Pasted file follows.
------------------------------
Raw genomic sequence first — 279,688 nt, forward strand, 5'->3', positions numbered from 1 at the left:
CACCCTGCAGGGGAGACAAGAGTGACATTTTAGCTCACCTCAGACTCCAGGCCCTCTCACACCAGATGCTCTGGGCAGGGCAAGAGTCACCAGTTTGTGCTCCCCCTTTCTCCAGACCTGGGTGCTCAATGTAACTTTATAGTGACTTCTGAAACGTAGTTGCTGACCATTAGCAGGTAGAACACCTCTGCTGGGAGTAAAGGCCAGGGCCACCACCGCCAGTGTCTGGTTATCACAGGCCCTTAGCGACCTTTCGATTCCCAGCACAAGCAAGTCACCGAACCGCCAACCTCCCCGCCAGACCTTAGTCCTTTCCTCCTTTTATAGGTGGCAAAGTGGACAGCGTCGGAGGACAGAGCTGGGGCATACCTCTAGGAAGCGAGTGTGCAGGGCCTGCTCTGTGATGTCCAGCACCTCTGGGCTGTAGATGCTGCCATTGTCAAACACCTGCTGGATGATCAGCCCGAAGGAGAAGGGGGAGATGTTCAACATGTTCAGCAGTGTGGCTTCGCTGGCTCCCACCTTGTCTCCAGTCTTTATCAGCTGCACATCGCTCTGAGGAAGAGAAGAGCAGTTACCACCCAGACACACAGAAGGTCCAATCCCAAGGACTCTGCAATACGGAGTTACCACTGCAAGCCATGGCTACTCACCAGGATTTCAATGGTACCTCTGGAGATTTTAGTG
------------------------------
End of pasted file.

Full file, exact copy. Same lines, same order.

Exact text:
Raw genomic sequence first — 279,688 nt, forward strand, 5'->3', positions numbered from 1 at the left:
CACCCTGCAGGGGAGACAAGAGTGACATTTTAGCTCACCTCAGACTCCAGGCCCTCTCACACCAGATGCTCTGGGCAGGGCAAGAGTCACCAGTTTGTGCTCCCCCTTTCTCCAGACCTGGGTGCTCAATGTAACTTTATAGTGACTTCTGAAACGTAGTTGCTGACCATTAGCAGGTAGAACACCTCTGCTGGGAGTAAAGGCCAGGGCCACCACCGCCAGTGTCTGGTTATCACAGGCCCTTAGCGACCTTTCGATTCCCAGCACAAGCAAGTCACCGAACCGCCAACCTCCCCGCCAGACCTTAGTCCTTTCCTCCTTTTATAGGTGGCAAAGTGGACAGCGTCGGAGGACAGAGCTGGGGCATACCTCTAGGAAGCGAGTGTGCAGGGCCTGCTCTGTGATGTCCAGCACCTCTGGGCTGTAGATGCTGCCATTGTCAAACACCTGCTGGATGATCAGCCCGAAGGAGAAGGGGGAGATGTTCAACATGTTCAGCAGTGTGGCTTCGCTGGCTCCCACCTTGTCTCCAGTCTTTATCAGCTGCACATCGCTCTGAGGAAGAGAAGAGCAGTTACCACCCAGACACACAGAAGGTCCAATCCCAAGGACTCTGCAATACGGAGTTACCACTGCAAGCCATGGCTACTCACCAGGATTTCAATGGTACCTCTGGAGATTTTAGTG